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Last Updated : Mar 23, 2020 03:46 PM IST | Source: CNBC-TV18

Currently trading at a price-to-book value of 2.25 times, Nifty not too far away from its bottom

Nifty, at its cheapest, traded at a price-to-book value of 2.1 times in May 2003.

CNBC-TV18 @moneycontrolcom

Indian indices have fallen over 30 percent over the past month, spooked by the alarming spread of the novel coronavirus both globally and locally, and its resultant economic impact.

Stocks by their very nature tend to be volatile and the Indian market has seen similar – or worse – crashes in the past, though the triggers were always different.

If one has to think of parallels to the ongoing market rout, most notably, the crashes of 1992 (the Harshad Mehta scandal), 2000 (dotcom bust) and 2008 (global financial crisis) came to mind.

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But if one were to use history as a guide, how bad can a crash get? What are the levels, from a valuation perspective, at which all the bad news is priced into stocks?

A common valuation metric, the price-to-book-value says the Nifty, at its cheapest has traded at a price-to-book value of 2.1 times, in May 2003.

With the Nifty currently trading at 2.25 times, this would imply that the index is not too far away from its bottom.

Assuming a 10 percent fall from current levels would bring the Nifty to 7,900 levels.

Another metric to consider is the market-cap-to-GDP ratio, often prescribed by Warren Buffett as the parameter with which to evaluate stocks.

In 2008, the market bottomed out at a mcap-to-GDP ratio of 53 percent.

With India’s FY20 GDP expected to be at Rs 200 lakh crore, and the mcap of Indian stocks currently at Rs 116 lakh crore, the ratio stands at 58 percent.

Were the market to bottom out at mcap-to-GDP ratio of 50 percent, it would mean a correction of another 15 percent from current levels, or a Nifty of 7,200.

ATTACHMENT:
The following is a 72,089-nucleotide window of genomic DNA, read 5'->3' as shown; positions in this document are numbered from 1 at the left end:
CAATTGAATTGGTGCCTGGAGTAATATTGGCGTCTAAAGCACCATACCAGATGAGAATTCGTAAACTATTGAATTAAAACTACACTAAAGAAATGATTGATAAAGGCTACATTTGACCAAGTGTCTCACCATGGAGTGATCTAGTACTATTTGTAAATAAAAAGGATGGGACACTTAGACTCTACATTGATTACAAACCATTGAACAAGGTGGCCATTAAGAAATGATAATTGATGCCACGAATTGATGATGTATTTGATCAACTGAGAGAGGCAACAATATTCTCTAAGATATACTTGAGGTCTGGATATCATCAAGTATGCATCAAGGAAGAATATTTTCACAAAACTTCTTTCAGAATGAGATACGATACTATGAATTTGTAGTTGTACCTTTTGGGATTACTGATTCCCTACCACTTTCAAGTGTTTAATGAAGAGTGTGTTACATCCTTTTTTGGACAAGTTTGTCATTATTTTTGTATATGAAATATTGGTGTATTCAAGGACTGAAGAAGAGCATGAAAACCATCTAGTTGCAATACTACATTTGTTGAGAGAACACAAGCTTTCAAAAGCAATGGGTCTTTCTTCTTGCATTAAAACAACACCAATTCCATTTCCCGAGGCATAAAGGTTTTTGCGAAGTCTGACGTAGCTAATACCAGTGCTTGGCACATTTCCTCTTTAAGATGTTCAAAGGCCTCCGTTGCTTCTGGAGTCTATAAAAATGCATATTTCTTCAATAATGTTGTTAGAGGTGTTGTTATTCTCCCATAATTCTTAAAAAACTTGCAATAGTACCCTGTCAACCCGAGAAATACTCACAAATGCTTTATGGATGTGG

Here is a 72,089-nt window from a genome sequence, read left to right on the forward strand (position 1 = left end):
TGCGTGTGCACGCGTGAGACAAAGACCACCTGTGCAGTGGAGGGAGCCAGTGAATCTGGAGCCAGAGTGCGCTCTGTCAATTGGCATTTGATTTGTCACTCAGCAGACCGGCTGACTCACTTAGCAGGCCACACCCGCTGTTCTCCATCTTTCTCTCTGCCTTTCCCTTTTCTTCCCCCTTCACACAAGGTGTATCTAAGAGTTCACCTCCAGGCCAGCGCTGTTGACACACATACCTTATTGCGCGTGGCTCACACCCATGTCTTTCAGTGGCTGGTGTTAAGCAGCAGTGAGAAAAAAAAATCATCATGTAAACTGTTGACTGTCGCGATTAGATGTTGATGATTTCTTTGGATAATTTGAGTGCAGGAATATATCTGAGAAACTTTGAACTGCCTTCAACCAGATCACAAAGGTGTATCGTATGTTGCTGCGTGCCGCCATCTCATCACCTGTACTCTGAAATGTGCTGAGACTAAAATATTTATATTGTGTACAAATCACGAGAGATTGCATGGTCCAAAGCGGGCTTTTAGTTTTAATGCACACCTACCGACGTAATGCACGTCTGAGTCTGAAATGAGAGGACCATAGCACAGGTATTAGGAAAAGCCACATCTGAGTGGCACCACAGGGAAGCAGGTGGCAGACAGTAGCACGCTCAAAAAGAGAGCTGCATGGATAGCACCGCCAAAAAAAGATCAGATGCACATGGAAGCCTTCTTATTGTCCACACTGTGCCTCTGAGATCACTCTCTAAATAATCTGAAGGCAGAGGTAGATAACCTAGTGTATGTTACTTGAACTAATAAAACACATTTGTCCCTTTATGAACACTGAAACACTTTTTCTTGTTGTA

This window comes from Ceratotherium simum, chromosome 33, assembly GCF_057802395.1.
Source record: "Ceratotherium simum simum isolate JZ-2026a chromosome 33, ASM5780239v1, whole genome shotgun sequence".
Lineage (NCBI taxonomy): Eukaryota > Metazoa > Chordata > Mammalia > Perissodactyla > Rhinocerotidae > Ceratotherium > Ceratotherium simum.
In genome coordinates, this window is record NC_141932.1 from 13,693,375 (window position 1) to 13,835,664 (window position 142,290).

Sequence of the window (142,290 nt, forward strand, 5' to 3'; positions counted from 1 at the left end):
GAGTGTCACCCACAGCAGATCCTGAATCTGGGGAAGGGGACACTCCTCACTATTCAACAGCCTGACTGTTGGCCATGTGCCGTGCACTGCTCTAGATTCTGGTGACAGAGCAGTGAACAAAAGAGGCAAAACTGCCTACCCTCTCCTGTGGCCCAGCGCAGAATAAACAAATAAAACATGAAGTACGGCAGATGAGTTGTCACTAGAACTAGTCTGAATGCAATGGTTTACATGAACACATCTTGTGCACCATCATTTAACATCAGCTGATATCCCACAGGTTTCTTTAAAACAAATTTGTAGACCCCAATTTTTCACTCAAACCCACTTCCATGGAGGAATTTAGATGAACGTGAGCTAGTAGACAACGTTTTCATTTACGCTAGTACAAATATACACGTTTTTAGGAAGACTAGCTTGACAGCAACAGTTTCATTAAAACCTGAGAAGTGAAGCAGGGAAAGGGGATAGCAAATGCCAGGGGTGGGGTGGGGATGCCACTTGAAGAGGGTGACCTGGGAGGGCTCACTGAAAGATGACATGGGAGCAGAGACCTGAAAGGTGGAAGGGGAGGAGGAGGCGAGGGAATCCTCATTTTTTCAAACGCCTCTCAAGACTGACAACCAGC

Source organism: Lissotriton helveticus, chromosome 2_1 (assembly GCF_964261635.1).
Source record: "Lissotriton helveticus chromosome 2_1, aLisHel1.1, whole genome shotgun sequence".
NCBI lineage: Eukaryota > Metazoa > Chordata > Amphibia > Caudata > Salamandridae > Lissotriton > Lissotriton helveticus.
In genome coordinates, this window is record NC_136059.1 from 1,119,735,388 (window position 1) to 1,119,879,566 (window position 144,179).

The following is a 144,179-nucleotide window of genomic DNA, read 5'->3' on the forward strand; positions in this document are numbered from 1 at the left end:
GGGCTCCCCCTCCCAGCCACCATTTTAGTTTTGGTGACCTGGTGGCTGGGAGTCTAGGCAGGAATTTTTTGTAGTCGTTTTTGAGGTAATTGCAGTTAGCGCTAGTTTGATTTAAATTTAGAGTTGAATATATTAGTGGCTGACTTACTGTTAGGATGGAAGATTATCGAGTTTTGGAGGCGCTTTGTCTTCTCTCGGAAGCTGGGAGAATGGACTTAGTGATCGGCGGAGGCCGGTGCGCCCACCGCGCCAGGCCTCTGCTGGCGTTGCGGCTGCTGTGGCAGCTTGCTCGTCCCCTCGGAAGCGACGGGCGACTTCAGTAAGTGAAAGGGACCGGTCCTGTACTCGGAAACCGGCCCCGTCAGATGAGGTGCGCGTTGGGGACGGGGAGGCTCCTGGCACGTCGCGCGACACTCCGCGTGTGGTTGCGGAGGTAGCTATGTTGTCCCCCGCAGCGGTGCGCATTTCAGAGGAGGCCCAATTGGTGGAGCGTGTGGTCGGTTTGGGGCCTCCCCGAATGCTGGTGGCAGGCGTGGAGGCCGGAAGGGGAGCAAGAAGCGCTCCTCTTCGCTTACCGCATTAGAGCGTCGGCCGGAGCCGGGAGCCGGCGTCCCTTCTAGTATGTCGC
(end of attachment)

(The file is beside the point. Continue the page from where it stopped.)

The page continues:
Finally, the most common metric that is used to judge stock valuations is the price-to-earnings ratio. It is the multiple of the price investors are willing to pay for a business times its annual profit. (So if a company with a Rs 100 crore profit as valued at Rs 1,000 crore, the P/E ratio comes to 10.)

On aggregate, the large companies in the benchmark indices such as the Sensex or Nifty have been valued at a P/E ratio of anywhere between 12 and 30, depending on the optimism (or pessimism) over future earnings. The average historical P/E ratio stands at around 16 times.

Before the market correction began, the Nifty was trading at a little over 12,000. With the Nifty companies expected to make earnings-per-share of Rs 540 this year (fiscal year 2019-20), the P/E ratio stood at a steep 22 times on a current-year basis.

This ratio has come down to a little over 15 times, slightly below the historical average.

Were the Nifty to come down to a P/E ratio of 12, it would translate to a level of 6,480, which could imply a correction of another 23 percent from current levels, or a total fall of about 50 percent from the peak.

Interestingly, 6,400 is also about the level at which the Nifty peaked out before the 2008 crash and after a rebound in 2010, and is considered sacrosanct by many technical analysts.

These analysts also say that before reaching 6,400, the Nifty could also find some support at 7,200 and 7,900 levels, the February and December 2016 lows.

The bottom line: both on a technical and fundamental basis, 7,900, 7,200 and 6,400 would be the levels where the Nifty could bottom out, if one uses history as a guide.

Source: CNBC-TV18

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First Published on Mar 23, 2020 03:46 pm
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